When you think of the most romantic bed on earthwhat do you think of? A four poster bed of course! (If you were thinking a red velvet tufted circle bed that rotates in turn with a disco ball then I am afraid this might be the wrong blog for you.) Like canopies, four poster beds made their claim to fame in the 15thcentury with the development of Gothic. Furnishings and interior details became very heavy and architectural, mimicking the massive cathedrals of the time. As you can imagine, these were not the delicate four posters that you see today. These beds had huge wooden posts and came up to support a canopy covered roof with flowing drapery coming down the sides. If you are a regular reader then you have read my post on canopies. In case you haven’t, bedding textiles during the 15th century were the most prominent way to display rank and nobility. Not to mention that the fire place was not well understood and the technology to allow heat to spread throughout did not exist. Therefore, bedding textiles were not only a fashion statement, they created a micro climate of warmth that probably prevented death especially during the winters in England. If you could afford it, beds like these were adorned with the most expensive trimming and textiles that could be sewn with threads of gold, literally!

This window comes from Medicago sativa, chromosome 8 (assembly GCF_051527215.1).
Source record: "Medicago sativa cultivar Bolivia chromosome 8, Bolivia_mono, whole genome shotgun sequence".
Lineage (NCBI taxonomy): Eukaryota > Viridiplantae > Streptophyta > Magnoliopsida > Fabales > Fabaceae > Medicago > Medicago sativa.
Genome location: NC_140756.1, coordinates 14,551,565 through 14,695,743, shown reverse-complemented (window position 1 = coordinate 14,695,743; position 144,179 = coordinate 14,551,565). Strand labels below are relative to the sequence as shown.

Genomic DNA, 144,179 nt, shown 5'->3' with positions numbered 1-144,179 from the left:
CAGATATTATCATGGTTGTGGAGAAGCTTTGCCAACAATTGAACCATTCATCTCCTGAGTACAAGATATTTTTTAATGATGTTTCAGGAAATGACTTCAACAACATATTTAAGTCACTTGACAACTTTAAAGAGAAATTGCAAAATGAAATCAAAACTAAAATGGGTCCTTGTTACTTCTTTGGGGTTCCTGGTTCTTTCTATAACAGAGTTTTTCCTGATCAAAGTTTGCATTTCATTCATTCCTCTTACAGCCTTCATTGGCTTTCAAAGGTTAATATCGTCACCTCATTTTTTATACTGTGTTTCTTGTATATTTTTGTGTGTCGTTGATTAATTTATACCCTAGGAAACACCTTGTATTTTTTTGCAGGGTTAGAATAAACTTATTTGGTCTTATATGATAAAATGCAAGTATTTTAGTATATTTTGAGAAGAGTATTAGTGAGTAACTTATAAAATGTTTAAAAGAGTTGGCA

Even though many four posters do not function to support heavy wooden roofs and canopies, they still allow textiles to hang down and be tied to the posts. Although typically considered a traditional carved work, contemporary four poster beds are just as popular, and as expected, have developed into a whole new level of design. I still think that the most elegant paradise bed is a clean and simple four poster adorned with white sheer drapery. I can hear the grand caymans calling. If you want to feel like the ruler of your master bedroom, consider a four poster bed of any kind (and ditch the disco ball.)